Arizona voters could make it harder to pass initiatives at the ballot box
There’s this running tension in Arizona politics.
Over the last couple decades, voters have passed some big laws at the ballot box: raising the minimum wage; legalizing marijuana, banning smoking in public places like bars.
And lawmakers back at the state Capitol who opposed these measures have pushed year after year to curb the power of voters to pass their own laws.
Republicans at the Legislature ended up putting three different changes to the state’s initiative process on this year’s ballot.
Proposition 132 would require a supermajority of voters — 60% — to pass any ballot measure that includes a tax.
But opponents say there’s an irony to this.
Proposition 132 would pass with a simple majority — 50% of the votes plus one.
“They’re going to use a simple majority to impose a supermajority on the people. Just think through that for a second,” said Pinny Sheoran, president of the League of Women Voters of Arizona, which opposes Proposition 132.
Critics point out that had it been in place, it would have blocked a measure voters approved in 2020 imposing a tax surcharge on higher income earners to fund public education.
And it would have spelled doom for the state’s indoor smoking law, which included a tax on tobacco products. It won 55% of the vote. Enough to become law at the time but not a supermajority.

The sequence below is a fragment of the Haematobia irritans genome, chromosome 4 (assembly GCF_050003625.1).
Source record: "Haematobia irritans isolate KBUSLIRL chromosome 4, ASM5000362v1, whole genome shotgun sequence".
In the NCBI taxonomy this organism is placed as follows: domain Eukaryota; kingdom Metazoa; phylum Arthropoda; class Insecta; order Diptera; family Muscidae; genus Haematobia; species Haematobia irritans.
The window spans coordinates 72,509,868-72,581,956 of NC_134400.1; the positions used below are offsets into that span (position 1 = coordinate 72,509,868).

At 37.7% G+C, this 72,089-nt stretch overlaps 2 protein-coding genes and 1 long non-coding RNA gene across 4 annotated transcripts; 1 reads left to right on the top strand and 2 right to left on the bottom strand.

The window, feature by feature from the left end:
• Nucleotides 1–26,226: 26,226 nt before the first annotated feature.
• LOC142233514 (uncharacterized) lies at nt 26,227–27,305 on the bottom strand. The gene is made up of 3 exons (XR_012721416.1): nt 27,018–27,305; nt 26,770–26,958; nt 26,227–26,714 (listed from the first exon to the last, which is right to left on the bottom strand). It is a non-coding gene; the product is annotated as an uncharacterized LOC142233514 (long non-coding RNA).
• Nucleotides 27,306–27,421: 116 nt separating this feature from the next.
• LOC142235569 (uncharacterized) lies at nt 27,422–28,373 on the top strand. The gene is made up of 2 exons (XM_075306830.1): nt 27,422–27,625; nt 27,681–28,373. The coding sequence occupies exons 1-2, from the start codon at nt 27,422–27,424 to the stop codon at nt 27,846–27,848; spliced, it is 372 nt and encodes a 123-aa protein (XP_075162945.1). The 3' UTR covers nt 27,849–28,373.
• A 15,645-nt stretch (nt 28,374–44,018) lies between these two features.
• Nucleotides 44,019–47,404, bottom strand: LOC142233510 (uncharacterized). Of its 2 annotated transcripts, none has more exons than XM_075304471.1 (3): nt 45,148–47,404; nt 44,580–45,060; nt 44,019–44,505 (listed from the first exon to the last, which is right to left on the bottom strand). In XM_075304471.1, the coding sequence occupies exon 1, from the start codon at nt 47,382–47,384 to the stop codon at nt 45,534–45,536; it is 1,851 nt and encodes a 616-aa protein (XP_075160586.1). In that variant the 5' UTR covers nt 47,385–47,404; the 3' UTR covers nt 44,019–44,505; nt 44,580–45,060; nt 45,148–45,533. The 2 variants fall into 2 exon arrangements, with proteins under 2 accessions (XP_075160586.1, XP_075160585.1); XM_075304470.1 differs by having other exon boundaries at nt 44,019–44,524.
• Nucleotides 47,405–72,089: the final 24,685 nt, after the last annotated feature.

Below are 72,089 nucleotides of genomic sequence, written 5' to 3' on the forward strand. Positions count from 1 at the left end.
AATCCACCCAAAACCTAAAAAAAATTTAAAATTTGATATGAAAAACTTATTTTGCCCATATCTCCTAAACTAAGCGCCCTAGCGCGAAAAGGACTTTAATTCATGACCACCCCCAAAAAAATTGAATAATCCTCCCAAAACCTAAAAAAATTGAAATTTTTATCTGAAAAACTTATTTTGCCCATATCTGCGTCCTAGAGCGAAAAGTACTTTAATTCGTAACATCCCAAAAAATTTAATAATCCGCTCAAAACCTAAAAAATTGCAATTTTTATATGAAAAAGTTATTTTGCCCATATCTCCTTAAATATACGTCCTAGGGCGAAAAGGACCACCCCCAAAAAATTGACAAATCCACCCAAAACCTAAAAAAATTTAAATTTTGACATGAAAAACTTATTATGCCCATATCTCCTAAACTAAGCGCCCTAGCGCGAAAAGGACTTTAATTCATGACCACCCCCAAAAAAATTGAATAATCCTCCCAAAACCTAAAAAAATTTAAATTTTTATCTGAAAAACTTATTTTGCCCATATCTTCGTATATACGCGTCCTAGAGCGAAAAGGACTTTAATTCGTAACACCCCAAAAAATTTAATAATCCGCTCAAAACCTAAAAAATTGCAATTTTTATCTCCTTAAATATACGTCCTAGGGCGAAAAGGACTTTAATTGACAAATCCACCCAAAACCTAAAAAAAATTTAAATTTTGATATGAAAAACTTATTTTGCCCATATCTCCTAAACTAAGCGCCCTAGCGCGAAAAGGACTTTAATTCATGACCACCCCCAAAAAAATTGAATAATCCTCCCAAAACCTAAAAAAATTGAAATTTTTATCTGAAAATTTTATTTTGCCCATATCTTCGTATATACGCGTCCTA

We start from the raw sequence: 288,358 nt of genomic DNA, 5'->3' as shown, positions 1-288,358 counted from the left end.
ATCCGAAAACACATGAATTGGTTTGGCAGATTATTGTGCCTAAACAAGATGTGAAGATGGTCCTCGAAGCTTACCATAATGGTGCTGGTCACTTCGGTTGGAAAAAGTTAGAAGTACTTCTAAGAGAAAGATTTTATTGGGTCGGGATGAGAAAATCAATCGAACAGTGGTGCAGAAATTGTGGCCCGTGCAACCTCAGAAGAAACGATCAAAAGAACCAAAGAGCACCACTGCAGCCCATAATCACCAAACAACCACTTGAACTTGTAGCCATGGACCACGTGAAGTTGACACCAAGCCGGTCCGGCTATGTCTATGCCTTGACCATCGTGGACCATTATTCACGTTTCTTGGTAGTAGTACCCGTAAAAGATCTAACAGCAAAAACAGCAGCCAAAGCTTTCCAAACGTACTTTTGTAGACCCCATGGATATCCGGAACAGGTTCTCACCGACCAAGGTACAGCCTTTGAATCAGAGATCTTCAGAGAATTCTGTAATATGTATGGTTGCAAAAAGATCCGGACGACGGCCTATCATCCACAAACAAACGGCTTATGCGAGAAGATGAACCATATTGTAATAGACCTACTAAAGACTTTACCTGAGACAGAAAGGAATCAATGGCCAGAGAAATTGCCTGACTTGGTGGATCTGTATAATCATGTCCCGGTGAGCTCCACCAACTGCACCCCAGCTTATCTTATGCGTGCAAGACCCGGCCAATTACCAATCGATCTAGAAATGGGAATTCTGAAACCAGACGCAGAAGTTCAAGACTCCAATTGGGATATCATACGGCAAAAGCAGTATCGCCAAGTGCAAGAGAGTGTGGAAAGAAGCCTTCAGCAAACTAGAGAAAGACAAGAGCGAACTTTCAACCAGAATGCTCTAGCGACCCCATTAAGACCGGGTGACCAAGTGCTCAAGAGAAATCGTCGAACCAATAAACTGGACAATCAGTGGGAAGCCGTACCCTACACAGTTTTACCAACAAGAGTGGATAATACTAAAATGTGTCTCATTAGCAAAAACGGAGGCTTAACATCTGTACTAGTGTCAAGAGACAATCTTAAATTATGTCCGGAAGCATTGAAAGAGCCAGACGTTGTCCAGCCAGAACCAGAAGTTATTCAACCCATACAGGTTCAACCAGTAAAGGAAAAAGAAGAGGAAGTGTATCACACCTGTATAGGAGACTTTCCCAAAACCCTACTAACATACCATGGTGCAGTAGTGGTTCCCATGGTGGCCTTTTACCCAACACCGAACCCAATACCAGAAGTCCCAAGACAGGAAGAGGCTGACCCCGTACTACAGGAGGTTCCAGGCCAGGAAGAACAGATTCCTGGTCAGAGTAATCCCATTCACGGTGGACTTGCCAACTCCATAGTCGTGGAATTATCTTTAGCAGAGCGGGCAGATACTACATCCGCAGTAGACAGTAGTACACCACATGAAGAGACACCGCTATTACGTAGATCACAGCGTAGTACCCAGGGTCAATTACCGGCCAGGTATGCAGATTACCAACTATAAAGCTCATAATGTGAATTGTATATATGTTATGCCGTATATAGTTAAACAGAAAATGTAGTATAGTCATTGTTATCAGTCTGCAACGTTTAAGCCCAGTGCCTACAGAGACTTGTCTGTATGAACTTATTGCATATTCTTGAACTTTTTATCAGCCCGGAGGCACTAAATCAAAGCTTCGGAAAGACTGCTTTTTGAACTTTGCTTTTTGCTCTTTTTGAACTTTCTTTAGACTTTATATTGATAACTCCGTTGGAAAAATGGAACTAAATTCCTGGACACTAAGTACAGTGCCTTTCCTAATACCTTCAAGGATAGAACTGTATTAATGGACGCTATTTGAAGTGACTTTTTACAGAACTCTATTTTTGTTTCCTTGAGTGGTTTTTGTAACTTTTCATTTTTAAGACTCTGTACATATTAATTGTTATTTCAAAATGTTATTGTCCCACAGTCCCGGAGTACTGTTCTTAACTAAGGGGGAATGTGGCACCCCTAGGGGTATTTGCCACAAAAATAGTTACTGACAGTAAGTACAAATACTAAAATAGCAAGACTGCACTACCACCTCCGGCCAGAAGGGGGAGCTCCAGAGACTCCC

But Scot Mussi, president of the Arizona Free Enterprise Club, argues this is only fair.
Passing a tax at the Legislature takes a supermajority vote, too. And he argues taxes shouldn’t pass with a simple majority.
“From our perspective, that’s not a great way to be setting tax policy for the state of Arizona, especially on things that have a profound economic impact,” Mussi said. “We believe that it would be a better process if you could go out and build a consensus and show there’s a broader portion of the public that thinks a proposed tax increase is a good idea.”
The Free Enterprise Club and other business groups are also backing Proposition 129, which would require that ballot measures keep to a single subject.
Backers like Mussi say it is meant to make sure ballot measures do what they say, rather than including a range of different provisions.
“It really creates an environment where voters aren’t sure what’s in the proposed initiative because oftentimes the title of the measure doesn’t reflect what’s in there,” he said.
Proponents argue that this is similar to the rules that legislators face when writing new laws.
But opponents argue that lawmakers are in session for months at a time, giving themselves time to take on big issues.
“The path for the citizens to enact or stop laws is a much harder path than the Legislature,” said Sheoran, who opposes Proposition 129. “The Legislature has every year four months to make laws. The citizens only have once every two years.”
And Sheoran points out that it will be up to the courts to decide which ballot measures violate this rule — giving a judiciary she argues is not impartial more power over the democratic process.
The same concern looms over Proposition 128.
It would allow the Legislature to change laws passed by voters if either the state or U.S. Supreme Court rules any part of the law is unconstitutional.
Opponents argue this is a way of undermining the Voter Protection Act, which voters adopted to stop the Legislature from easily changing the laws they pass at the ballot box.
Whether any of these measures pass could shape the power voters have in the future.